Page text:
Excellent! After some questionable choices from the internet random number thing-a-ma-bob, I’ve been given an album I know I will enjoy: XTC’s Apple Venus Volume 1. Let’s see how well this my eardrums can be tickled with a fresh listen.
A little history behind this album: XTC (Andy Partridge, Colin Moulding, Dave Gregory) was unhappy with their Virgin Records contract and went “on strike” after their 1992 album Nonsuch. Finally being released in 1998, they began work on a double-album to be released on their own label (Idea Records). One disc would consist of acoustic and orchestral material and the second, tradition electric rock/pop songs. But budget constraints meant they had to scale back the project and release these discs one at a time. Apple Venus Volume 1 would have been “Record One”.
Sadly, this was also to be the record where long time guitarist and contributor Dave Gregory left, upset over the album focusing less on guitars (meaning less royalities for him). His input is still present on some tracks and as such he’s still credited, albeit as a session musician .
Apple Venus Volume 1 is a deceptive little album. The entire first side starts off downright joyous – from the sounds of water drops and playful strings in “River of Orchards” to the planning of the perfect day in “I’d Like That”. “Easter Theatre” is the quintessential spring day even as “Knights in Shining Karma” foretells trouble ahead over on side two. Wrapping up what I call the ‘happy side’ is “Frivolous Tonight”, a song that sounds like a polished pub ditty, invokes a care free but foolish existence.
Side 2 starts off with “Greenman”, a boombastic celebration song that sounds almost unsettling ritualistic. Almost immediately, the listener is driven head-first into “Your Dictionary”, a song born of anger, betrayal and heart-on-the-sleeve sadness (“S-H-I-T, is that how you spell ‘me’ in your dictionary?”) “Fruit Nut” would sound like an immediate recovery from that mood nose-dive if the lyrics didn’t invoke feelings of growing restlessness and insanity.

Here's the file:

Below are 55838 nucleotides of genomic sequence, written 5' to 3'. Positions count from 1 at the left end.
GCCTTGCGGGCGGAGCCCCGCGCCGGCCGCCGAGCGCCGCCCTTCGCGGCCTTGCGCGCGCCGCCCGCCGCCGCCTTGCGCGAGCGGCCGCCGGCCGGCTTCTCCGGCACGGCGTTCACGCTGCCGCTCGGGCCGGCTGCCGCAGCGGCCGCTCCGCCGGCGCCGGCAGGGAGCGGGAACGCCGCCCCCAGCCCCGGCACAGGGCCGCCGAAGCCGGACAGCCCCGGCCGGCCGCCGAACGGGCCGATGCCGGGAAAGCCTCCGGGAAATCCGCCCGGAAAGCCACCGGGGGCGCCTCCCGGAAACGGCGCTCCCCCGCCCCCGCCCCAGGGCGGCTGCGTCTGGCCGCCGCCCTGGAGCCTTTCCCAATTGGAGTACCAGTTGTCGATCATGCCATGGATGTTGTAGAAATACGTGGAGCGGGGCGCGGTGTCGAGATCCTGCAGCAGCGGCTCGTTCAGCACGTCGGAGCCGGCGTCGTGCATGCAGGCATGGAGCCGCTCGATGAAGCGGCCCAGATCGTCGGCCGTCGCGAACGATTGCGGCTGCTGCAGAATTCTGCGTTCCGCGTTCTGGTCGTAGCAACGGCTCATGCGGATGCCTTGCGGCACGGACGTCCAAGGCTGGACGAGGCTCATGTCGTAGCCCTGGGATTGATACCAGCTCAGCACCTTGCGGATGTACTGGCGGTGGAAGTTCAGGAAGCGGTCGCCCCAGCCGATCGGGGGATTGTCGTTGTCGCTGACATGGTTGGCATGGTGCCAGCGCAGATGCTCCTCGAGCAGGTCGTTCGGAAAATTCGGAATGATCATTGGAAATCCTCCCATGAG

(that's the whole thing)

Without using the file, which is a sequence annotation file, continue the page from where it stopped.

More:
Relationship maturity, if coupled with despair and insecurity, sets in with “I Can’t Own Her” (“I may as well wish for the moon in hand”) which segues nicely into “Harvest Festival”, a song describing that uneasy wistfulness one has reconnecting with a long lost love – at her wedding. The album closes with the absolutely melancholy “The Last Balloon” (complete with the perfectly sour trumpets) describing an attempted escape from the world in a balloon hampered by heavy feelings of guilt, remorse and regret (“We’re weighed down by our evil past, Drop us all, you should drop us all.”)
Andy Partridge and Colin Moulding really let it all spill out on the table during their hiatus with this album and as such, makes it one of the least accessible albums for newcomers. Yet, for those familiar with the band’s catalog, this is a must-listen piece of art, even if it does leave you in a darker place than when you entered.